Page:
These days, we all need to learn resilience.
This is my dad and I in the mid 1980s. Times were tough for our family:
To make ends meet, my mom would wake up at 4am and head into the Bronx to work at a nursing home every day. Sometimes she took me with her…
Meanwhile, we lived in a ratty old house in NJ and my dad decided to fix it up by himself thinking he might rent half it out:
The house was in such bad shape it was almost condemned.
My dad solicited the help of my grandfather, James O’Keefe Senior, to perform a miracle.
My grandfather was dyslexic but could build things out of nothing with scrap materials salvaged from the side of the road. So that’s what he did:
The three of us began working when I was 5. In the beginning, I would just hand them tools:
My father was, to this day, the hardest working man I’ve ever met. People in town said things couldn’t be done — and he either found a way or he engineered a way.
He did everything himself and was intensely focused and driven to get the job done — so much so we didn’t make small talk while working.
As I got slightly older each year, I was forced to do more than hand them tools.
My grandfather would say to me, “You see, Irish,” as I stuck my arm down a disgusting pipe or shoveled dirt.
“You must do what it takes to survive.”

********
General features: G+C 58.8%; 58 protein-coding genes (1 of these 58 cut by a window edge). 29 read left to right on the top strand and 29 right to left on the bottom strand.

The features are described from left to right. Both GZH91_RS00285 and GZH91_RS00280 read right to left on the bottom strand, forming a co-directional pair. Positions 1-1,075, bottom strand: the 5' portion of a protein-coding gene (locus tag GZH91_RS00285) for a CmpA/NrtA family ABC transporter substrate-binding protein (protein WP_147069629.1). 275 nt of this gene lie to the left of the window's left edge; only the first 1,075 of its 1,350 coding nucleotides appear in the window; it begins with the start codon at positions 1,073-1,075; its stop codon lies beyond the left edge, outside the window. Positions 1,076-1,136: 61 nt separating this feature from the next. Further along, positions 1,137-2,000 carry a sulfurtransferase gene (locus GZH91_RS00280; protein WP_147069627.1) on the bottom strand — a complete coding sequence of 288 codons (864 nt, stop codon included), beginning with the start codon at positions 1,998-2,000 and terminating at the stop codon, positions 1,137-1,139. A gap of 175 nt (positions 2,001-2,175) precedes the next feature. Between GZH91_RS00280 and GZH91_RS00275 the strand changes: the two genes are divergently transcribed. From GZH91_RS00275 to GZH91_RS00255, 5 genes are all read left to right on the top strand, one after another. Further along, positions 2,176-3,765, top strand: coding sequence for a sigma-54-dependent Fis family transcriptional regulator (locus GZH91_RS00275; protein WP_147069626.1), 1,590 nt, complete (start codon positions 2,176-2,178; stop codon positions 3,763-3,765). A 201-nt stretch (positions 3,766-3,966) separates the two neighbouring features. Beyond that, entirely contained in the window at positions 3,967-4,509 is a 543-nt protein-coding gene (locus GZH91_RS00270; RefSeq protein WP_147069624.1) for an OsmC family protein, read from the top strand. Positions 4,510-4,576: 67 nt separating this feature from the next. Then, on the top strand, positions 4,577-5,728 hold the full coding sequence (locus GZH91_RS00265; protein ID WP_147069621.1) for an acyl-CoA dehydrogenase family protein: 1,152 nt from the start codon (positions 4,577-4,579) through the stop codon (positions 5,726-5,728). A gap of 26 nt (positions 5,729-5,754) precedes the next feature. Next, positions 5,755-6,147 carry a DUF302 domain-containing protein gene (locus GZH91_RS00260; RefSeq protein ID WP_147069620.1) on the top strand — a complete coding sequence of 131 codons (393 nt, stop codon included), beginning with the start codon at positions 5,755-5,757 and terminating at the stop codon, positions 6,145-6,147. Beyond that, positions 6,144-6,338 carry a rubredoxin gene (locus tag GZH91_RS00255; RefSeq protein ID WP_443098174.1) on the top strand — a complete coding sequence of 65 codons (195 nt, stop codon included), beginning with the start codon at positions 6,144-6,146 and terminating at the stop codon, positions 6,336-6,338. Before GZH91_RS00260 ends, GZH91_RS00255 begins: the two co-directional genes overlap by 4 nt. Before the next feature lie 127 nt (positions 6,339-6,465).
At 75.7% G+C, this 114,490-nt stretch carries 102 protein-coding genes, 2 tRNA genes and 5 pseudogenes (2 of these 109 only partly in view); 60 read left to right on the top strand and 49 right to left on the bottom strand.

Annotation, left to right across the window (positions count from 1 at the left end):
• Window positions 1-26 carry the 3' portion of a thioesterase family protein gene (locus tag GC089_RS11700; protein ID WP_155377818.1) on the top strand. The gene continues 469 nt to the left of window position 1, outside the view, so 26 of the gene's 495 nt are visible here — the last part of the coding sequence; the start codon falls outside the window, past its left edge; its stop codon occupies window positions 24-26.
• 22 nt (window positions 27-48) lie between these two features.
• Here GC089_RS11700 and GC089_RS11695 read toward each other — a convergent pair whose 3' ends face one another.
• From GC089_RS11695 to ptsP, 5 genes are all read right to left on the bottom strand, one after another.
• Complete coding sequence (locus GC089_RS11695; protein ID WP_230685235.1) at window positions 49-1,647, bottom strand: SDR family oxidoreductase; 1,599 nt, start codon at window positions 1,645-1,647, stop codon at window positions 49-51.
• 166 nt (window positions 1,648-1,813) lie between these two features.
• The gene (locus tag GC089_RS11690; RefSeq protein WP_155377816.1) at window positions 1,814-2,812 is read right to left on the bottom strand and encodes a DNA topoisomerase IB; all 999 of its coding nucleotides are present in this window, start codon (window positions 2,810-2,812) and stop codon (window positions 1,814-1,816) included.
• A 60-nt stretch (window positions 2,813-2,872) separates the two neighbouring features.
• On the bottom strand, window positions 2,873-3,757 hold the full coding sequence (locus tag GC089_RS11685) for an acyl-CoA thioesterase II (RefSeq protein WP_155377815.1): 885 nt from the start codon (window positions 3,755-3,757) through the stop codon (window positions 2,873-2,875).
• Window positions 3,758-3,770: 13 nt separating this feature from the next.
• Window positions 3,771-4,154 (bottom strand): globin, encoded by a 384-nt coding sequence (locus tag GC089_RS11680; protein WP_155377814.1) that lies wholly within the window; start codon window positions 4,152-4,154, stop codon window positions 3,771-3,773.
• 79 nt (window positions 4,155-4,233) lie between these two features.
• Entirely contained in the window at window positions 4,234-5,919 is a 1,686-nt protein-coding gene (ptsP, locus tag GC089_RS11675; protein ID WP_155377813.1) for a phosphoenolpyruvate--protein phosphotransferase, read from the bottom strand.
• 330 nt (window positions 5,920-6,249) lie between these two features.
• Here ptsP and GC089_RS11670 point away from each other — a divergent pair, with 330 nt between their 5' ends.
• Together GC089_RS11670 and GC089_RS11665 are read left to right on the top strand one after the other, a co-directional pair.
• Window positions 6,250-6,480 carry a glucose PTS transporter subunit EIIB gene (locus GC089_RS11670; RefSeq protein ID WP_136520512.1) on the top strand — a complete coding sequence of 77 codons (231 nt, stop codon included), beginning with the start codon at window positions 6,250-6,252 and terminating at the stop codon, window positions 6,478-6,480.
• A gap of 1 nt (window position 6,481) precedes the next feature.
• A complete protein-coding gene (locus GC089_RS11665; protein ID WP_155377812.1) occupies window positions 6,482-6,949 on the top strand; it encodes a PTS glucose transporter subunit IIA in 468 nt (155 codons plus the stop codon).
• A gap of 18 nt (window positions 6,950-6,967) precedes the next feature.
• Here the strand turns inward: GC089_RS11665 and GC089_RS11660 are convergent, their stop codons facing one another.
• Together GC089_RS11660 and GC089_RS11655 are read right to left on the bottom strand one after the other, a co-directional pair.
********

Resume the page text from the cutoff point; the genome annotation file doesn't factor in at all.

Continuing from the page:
I didn’t understand.
He would monitor each swipe of a paintbrush and supervise me scraping 100 year old wallpaper off a wall…
It was dirty work every weekend and some nights after school.
I spent some of the time dancing around and daydreaming.
When the house was finished, it was such an impressive achievement the State of New Jersey gave my parents an award:
Later on, a house fire came and destroyed most of what we spent so long building and restoring:
People in town, again, said the house couldn’t be saved.
My grandfather told my father, “It’ll be ok, we’ll bring it back.” He moved in with us and commenced work:
For the next two years, my sister, my mother, and my father went back to work doing much of the same work all over again.
My grandfather effectively never retired. He lived at home in the attic and stayed by my dad’s side working on ladders and putting up Sheetrock until his stroke at 80.
At 25, I was arrested by the FBI, and stood falsely accused. A political prisoner for the investigation into ACORN.
Released from jail, I spent three years on federal probation.
Confined in NJ under federal supervision, with no organization, and no money, I needed a place to land.
The carriage house garage that was the thing that began my life, with my arm down sewage pipes and scraping off paint chips…
It became the first Project Veritas Office. Unable to travel, I shipped the cameras to others…
Project Veritas was born and expanded into a new building in 2015.
My sister was the architect:
And while the new office was destroyed in a flood in 2021…
…life has taught me this is just the beginning…
RESILIENCE: pass it on…
James O’Keefe III